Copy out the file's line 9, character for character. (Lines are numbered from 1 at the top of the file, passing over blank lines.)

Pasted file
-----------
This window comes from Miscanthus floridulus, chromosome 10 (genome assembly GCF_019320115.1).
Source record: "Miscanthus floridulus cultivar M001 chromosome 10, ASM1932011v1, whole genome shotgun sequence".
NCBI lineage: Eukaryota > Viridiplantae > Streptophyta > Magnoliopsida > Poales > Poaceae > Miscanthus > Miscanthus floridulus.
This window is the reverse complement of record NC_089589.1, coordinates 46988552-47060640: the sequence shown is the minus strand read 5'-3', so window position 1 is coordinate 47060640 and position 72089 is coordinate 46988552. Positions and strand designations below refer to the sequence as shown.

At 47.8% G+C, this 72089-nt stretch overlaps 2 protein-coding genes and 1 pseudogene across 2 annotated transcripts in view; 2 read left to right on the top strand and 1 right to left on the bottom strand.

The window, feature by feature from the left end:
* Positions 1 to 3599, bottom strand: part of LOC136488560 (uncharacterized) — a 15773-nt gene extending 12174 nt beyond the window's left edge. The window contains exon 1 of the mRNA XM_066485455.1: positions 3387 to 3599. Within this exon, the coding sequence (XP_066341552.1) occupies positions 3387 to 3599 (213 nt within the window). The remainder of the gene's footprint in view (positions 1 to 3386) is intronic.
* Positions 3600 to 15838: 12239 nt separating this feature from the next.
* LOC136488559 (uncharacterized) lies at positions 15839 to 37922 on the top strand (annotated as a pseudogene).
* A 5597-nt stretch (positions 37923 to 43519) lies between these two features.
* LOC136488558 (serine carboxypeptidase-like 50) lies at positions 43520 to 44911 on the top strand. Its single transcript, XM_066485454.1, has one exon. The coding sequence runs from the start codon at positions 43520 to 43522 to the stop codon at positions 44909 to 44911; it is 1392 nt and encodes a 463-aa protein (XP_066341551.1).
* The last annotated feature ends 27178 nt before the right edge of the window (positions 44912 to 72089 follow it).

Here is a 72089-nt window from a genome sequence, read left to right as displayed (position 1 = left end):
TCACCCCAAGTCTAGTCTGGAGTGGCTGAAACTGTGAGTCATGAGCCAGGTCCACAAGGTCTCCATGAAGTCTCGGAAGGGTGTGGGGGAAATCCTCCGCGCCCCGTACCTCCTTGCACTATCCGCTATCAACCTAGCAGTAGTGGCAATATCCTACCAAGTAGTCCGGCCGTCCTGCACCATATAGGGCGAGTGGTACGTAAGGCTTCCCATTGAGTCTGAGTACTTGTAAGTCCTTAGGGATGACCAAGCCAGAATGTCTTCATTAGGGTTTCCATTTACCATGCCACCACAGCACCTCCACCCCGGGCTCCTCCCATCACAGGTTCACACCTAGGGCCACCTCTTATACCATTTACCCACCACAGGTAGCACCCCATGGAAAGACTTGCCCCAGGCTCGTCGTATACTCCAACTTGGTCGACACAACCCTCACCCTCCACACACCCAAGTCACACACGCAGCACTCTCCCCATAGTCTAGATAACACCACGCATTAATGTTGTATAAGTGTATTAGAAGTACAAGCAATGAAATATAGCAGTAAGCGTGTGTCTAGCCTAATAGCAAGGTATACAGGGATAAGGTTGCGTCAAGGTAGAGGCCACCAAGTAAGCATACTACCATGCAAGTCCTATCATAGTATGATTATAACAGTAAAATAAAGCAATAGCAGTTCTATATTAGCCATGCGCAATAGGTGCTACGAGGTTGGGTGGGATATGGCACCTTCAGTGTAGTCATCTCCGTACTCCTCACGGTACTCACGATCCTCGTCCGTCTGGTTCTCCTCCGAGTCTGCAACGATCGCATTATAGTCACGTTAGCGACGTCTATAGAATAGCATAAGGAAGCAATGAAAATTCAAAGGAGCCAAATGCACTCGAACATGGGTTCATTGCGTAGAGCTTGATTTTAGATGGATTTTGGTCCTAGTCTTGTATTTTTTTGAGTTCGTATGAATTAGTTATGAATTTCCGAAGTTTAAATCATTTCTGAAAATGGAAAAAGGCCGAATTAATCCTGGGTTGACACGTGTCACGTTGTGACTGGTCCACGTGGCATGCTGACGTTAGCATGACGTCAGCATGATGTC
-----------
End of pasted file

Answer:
* LOC136488559 (uncharacterized) lies at positions 15839 to 37922 on the top strand (annotated as a pseudogene).